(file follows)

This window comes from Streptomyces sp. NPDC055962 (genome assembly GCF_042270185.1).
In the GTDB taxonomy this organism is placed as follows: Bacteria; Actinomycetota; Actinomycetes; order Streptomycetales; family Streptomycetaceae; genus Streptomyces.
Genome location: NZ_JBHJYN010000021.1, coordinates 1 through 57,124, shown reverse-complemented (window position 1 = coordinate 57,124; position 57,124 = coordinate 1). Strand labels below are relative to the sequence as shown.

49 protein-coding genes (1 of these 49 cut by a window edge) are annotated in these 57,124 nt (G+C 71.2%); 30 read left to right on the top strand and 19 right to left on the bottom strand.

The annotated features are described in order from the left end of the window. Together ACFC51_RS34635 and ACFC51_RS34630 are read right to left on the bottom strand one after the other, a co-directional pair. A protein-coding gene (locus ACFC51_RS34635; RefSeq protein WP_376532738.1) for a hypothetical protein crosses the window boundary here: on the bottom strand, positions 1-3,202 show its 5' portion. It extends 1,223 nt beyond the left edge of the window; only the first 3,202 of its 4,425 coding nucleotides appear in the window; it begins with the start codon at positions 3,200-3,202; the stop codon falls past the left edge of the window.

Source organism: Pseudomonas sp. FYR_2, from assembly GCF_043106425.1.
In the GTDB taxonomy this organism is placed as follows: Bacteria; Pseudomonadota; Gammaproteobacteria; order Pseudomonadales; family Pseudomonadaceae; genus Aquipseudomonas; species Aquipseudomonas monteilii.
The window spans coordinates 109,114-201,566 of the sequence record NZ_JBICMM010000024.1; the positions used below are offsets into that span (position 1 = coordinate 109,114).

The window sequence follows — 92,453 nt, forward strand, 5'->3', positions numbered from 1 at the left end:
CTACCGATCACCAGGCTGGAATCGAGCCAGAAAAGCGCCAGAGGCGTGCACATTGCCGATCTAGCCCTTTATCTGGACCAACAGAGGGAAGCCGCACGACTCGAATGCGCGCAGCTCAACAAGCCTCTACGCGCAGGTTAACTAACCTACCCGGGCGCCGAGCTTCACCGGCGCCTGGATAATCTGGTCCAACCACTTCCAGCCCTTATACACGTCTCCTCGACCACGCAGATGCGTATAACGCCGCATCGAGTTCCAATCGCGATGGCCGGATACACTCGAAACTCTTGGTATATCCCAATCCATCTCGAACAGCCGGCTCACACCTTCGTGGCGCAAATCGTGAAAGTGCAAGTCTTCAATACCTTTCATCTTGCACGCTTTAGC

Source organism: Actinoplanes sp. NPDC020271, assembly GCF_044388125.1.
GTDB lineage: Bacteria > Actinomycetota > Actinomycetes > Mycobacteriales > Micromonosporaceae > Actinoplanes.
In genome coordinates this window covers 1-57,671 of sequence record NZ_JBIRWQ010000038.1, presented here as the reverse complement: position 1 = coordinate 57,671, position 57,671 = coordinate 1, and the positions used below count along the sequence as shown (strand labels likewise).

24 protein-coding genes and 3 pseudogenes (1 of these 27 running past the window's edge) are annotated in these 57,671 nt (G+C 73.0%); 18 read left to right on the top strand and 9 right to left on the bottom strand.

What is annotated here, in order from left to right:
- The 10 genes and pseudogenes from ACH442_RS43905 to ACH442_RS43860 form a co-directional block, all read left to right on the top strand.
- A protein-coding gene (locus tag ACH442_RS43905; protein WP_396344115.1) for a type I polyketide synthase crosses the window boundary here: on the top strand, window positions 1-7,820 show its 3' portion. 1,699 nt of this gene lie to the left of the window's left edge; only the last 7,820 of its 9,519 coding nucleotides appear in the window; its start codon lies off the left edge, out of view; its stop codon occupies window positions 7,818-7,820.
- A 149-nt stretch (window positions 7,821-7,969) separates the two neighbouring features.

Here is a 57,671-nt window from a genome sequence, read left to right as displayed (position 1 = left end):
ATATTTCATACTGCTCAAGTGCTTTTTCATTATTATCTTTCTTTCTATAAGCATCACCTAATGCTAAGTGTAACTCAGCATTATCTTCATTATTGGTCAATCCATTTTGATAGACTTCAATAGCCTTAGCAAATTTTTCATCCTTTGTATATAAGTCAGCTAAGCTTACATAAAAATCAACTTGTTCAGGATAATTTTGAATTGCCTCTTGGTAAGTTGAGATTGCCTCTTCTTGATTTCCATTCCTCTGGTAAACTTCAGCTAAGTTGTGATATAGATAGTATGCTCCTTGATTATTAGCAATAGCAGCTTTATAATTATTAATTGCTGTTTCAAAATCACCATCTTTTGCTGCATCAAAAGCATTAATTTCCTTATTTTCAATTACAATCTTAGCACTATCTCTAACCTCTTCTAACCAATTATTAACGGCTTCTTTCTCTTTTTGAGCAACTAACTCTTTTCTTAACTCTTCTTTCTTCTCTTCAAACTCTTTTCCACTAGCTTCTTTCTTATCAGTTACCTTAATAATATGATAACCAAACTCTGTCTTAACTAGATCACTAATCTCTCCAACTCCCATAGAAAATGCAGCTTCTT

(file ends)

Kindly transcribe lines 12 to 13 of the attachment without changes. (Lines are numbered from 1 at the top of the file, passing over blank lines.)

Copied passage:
GTDB lineage: Bacteria > Actinomycetota > Actinomycetes > Mycobacteriales > Micromonosporaceae > Actinoplanes.
In genome coordinates this window covers 1-57,671 of sequence record NZ_JBIRWQ010000038.1, presented here as the reverse complement: position 1 = coordinate 57,671, position 57,671 = coordinate 1, and the positions used below count along the sequence as shown (strand labels likewise).